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The Life Of Ryan
How did a one-time Riverdance hoofer end up busking in Glasgow and supporting The Script? Ryan Sheridan explains all.
Peter Murphy, 03 May 2011
“Give it to me and let me rock out,” he says with a grin. “I absolutely loved every minute of it. I was getting far too used to it. Usually when you’re doing support slots they don’t give a shit about you really – you go on, you do your thing and the sound man turns it up halfway, the house lights could be on – but The Script took us in, the crew set up the stage perfect for us, we had a big banner, they lit it up, lights flashing, the sound was fully up – I felt like it was my own gig. Three nights in the O2, and at the last one I didn’t want to go off the stage at all, I was only short of losing my mind. I’m lucky I had a guitar on, ‘cos if I didn’t I’d have been crowd surfing.”
When it came to committing that live energy to tape, Sheridan chose to work with critically acclaimed solo artist and producer-about-town Joe Chester.
“He kept it very raw and organic,” Ryan explains, “we never overdubbed everything. He uses old-style effects, that old-style tape echo. I don’t think anybody expected what we came out with, because there were only two of us playing on the street, but we brightened up the sound and added piano riffs: I always want to make every song epic, for some reason. I’m delighted with the way it came out.”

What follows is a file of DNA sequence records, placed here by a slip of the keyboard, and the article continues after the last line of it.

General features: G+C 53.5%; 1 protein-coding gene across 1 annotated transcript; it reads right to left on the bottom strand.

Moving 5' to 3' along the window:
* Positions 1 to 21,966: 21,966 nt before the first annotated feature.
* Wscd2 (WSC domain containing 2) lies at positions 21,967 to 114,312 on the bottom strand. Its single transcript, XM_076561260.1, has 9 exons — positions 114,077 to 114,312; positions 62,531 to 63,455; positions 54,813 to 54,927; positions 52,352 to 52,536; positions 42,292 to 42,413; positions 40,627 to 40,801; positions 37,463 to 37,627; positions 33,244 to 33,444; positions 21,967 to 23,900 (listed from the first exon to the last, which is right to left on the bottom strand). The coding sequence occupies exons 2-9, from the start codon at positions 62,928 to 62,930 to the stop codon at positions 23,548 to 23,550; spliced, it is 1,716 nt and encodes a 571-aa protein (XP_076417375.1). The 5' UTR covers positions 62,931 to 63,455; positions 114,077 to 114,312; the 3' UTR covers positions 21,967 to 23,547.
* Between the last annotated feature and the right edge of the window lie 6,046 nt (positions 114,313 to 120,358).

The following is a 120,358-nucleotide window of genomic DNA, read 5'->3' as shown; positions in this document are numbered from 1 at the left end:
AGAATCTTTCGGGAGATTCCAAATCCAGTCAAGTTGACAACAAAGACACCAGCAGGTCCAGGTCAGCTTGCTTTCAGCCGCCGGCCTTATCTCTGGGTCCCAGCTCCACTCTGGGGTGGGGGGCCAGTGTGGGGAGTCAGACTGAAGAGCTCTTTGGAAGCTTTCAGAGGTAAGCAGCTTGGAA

Sheridan’s songs certainly translate well to radio: his single ‘Jigsaw’ has been played off the air for the last six months.
“I can’t believe it,” he says. “ It was released in September and it’s still being played. Not a lot of national radio plays a lot of Irish stuff.”
Presumably he’d be in favour of the Canadian broadcasting model, whereby national radio is obliged to play a percentage of domestic artists.
“Absolutely. Our culture is music and dance, and we’re being fed Rihanna five times in an hour, and then Adele – the slowest song on the radio.”
Sheridan seems to have vaulted that particular barrier, due in no small part to a fruitful partnership with the Rubyworks label, whose roster (Fight Like Apes, Rodrigo Y Gabriela, Mary Coughlan, Gavin Friday, Sinéad O’Connor, Wallis Bird) suggests a miniature version of the Island label in its prime.